Genomics, metabolomics and machine learning to identify natural product drugs

Genomics, metabolomics and machine learning to identify natural product drugs

Researchers have developed a new process that could reinvigorate the search for natural product drugs to treat cancers, viral infections and other ailments.

The machine learning algorithms developed match the signals of a microbe's metabolites with its genomic signals and identify which likely correspond to a natural product. Knowing that, researchers are better equipped to isolate the natural product to begin developing it for a possible drug.

"Natural products are still one of the most successful paths for drug discovery," said the lead author of a paper about the process. "And we think we're able to take it further with an algorithm like ours. Our computational model is orders of magnitude faster and more sensitive."

In a single study, the team was able to scan the metabolomics and genomic data for about 200 strains of microbes. The algorithm not only identified the hundreds of natural product drugs the researchers expected to find, but it also discovered four novel natural products that appear promising for future drug development. The team's work was published recently in Nature Communications.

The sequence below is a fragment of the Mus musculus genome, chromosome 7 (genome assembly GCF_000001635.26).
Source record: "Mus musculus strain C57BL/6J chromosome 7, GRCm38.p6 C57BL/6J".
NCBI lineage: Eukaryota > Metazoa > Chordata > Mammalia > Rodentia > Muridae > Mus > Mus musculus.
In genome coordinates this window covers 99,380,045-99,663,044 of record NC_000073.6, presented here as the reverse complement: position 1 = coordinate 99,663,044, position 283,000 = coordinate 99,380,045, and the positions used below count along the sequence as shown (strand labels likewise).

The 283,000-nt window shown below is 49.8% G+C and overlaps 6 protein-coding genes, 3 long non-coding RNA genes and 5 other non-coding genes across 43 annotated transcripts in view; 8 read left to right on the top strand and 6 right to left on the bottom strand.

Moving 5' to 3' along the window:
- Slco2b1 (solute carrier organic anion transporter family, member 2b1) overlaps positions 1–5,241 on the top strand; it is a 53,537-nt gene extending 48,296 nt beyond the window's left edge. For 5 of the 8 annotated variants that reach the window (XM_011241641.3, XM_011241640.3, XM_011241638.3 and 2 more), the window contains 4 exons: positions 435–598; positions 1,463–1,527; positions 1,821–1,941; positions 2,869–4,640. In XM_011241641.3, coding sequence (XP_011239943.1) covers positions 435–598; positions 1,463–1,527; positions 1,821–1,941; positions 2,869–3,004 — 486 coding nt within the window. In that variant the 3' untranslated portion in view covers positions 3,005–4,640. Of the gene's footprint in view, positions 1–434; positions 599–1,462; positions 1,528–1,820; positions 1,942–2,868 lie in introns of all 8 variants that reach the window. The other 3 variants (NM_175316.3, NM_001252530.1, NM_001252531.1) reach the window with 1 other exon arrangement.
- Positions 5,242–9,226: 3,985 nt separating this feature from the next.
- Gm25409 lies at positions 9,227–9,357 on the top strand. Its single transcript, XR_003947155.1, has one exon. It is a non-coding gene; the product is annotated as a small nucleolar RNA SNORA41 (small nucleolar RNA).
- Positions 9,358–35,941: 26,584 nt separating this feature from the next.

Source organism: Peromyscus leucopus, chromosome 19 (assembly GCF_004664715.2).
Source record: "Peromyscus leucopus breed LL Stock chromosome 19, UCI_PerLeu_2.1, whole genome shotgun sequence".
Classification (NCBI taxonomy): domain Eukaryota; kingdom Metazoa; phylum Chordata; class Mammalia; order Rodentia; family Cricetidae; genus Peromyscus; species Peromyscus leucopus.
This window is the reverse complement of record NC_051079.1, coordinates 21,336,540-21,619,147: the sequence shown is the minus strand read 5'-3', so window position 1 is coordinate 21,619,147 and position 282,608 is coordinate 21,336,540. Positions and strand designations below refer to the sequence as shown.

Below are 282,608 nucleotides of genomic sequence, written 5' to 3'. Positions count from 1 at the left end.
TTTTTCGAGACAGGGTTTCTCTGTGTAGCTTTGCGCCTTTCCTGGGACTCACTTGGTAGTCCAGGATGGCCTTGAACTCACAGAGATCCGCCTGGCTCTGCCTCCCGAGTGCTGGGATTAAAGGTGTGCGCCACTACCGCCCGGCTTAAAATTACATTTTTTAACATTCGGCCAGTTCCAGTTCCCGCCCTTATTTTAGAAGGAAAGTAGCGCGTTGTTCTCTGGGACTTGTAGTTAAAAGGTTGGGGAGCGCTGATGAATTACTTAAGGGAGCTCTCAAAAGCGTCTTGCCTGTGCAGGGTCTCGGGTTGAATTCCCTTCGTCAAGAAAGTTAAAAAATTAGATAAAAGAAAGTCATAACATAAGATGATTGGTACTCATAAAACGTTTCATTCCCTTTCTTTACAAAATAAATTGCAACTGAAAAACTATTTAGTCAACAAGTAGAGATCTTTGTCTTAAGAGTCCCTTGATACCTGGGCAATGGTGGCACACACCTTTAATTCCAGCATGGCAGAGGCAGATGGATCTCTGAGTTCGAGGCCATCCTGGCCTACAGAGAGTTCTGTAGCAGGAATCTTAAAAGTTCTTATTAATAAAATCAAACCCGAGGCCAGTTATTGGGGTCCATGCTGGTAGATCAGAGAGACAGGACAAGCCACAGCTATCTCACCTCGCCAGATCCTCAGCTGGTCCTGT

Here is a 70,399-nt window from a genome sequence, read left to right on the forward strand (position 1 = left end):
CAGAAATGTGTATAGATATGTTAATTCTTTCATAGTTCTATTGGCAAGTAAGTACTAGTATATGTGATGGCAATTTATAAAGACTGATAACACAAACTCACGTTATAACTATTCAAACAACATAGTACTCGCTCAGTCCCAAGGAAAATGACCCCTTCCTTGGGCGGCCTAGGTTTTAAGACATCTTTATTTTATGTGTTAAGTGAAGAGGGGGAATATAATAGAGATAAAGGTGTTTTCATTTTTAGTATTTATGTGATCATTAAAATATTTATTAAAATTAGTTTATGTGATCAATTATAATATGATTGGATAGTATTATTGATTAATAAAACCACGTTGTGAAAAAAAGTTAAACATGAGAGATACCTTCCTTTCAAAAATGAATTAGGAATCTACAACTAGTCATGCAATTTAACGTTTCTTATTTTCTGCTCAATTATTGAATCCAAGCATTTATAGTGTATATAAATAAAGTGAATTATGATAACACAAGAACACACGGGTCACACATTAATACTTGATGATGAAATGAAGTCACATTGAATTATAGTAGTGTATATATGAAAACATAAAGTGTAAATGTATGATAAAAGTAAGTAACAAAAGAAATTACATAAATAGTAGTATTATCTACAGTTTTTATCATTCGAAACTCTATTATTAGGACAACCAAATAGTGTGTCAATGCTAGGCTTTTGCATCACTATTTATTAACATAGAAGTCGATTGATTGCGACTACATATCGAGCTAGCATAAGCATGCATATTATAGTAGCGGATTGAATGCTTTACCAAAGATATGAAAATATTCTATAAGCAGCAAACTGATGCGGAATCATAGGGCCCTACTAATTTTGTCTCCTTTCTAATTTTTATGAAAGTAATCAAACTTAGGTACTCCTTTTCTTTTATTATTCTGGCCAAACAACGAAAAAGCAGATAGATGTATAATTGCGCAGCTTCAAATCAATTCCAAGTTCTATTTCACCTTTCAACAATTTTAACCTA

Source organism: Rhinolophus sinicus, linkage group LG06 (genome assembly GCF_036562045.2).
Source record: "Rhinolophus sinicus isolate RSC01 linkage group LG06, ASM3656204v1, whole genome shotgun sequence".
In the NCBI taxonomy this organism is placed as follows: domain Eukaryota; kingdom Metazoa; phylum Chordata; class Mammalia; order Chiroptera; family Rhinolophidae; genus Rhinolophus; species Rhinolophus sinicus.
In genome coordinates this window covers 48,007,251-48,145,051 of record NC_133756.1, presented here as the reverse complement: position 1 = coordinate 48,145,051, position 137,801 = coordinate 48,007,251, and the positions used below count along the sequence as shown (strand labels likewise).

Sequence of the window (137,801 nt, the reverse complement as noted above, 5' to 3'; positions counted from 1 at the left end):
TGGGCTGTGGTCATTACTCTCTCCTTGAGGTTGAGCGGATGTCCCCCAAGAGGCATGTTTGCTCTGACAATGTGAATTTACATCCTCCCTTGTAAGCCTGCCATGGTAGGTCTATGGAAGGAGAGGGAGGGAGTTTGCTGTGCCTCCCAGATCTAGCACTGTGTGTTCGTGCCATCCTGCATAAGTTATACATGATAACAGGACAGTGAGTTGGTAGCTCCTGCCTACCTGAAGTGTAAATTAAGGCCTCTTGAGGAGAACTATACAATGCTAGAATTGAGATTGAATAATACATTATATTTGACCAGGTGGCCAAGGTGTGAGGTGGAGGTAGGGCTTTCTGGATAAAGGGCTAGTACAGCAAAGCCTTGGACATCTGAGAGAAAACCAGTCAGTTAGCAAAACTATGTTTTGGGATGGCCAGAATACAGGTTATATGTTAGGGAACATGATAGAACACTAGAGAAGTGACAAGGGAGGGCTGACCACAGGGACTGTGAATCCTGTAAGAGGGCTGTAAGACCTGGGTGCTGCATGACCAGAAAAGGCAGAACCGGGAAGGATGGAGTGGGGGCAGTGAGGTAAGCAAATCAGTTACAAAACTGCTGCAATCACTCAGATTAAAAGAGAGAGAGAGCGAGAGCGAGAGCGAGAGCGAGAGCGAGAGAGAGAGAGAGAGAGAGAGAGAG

The team's development of NRPminer, an artificial intelligence tool to aid in discovering non-ribosomal peptides (NRPs). NRPs are an important type of natural product and are used to make many antibiotics, anticancer drugs and other clinically used medications. They are, however, difficult to detect and even more difficult to identify as potentially useful.

"What is unique about our approach is that our technology is very sensitive. It can detect molecules with nanograms of abundance," said the head of the lab. "We can discover things that are hidden under the grass."

Most of the antibiotic, antifungal and many antitumor medications discovered and widely used have come from natural products.

Penicillin is among the most used and well-known drugs derived from natural products. It was, in part, discovered by luck, as are many of the drugs made from natural products. But replicating that luck is difficult in the laboratory and at scale. Trying to uncover natural products is also time and labor intensive, often taking years and millions of dollars. Major pharmaceutical companies have mostly abandoned the search for new natural products in the past decades.

By applying machine learning algorithms to the study of genomics, however, researchers have created new opportunities to identify and isolate natural products that could be beneficial.

"Our hope is that we can push this forward and discover other natural drug candidates and then develop those into a phase that would be attractive to pharmaceutical companies," the author said.